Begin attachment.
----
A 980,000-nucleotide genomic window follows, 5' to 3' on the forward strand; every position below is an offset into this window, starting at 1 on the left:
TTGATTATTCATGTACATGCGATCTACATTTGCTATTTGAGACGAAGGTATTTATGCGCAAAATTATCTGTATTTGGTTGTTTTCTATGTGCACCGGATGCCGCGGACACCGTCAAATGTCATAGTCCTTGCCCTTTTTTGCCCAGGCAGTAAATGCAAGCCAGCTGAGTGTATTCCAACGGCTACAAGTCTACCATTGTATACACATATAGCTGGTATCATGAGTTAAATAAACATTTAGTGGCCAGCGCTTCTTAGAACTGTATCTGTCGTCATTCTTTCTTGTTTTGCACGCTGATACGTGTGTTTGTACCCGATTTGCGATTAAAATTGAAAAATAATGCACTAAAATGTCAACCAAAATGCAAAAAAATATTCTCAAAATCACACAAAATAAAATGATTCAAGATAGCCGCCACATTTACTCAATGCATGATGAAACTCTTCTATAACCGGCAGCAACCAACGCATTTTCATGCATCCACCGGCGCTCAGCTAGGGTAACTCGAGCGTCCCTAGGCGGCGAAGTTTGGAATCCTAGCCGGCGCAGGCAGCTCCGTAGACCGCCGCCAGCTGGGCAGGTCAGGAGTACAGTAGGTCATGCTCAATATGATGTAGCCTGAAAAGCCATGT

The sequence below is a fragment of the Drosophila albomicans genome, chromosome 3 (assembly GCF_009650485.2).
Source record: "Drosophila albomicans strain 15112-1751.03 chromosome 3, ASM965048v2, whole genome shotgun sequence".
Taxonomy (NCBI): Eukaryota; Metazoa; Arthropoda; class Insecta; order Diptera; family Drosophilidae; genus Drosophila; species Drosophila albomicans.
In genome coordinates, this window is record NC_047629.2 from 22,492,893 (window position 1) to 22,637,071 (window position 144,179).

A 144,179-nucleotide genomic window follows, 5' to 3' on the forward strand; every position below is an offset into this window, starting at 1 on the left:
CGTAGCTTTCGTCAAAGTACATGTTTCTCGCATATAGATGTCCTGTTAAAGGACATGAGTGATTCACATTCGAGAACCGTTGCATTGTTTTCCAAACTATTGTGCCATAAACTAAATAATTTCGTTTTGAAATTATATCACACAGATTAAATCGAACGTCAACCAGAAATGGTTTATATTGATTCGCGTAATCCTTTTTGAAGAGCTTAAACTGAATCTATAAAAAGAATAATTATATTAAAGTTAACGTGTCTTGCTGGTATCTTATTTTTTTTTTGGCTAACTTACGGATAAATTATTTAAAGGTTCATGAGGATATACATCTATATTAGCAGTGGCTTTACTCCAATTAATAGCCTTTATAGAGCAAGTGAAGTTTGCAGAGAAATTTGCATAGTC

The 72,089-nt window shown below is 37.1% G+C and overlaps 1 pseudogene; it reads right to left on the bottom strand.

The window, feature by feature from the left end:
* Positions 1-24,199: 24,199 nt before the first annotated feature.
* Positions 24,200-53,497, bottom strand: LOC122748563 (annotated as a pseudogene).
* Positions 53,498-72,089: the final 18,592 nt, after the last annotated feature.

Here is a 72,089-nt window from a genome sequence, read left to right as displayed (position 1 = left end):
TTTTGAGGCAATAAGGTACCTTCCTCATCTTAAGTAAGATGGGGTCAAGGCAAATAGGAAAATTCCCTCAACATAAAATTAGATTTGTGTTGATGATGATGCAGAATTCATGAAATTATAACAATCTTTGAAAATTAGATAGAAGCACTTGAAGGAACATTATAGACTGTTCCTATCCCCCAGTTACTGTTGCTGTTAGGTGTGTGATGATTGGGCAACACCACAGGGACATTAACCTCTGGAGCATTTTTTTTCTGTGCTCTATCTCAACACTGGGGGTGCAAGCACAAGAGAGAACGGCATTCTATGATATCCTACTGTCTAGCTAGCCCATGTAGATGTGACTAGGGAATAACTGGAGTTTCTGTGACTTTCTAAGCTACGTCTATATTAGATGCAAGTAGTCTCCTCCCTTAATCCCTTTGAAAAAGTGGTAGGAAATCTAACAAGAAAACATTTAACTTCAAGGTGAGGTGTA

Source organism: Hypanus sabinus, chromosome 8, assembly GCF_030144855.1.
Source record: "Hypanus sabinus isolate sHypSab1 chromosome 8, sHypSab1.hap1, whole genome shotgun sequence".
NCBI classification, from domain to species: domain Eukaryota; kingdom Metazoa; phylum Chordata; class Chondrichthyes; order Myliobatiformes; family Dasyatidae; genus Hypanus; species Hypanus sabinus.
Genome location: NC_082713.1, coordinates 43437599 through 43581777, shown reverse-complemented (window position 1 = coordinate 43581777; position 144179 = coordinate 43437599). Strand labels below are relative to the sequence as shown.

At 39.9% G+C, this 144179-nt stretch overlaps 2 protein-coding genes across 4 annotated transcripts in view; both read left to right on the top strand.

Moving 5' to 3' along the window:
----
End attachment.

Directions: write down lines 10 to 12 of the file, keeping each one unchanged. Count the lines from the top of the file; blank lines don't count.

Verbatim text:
The window, feature by feature from the left end:
* Positions 1-24,199: 24,199 nt before the first annotated feature.
* Positions 24,200-53,497, bottom strand: LOC122748563 (annotated as a pseudogene).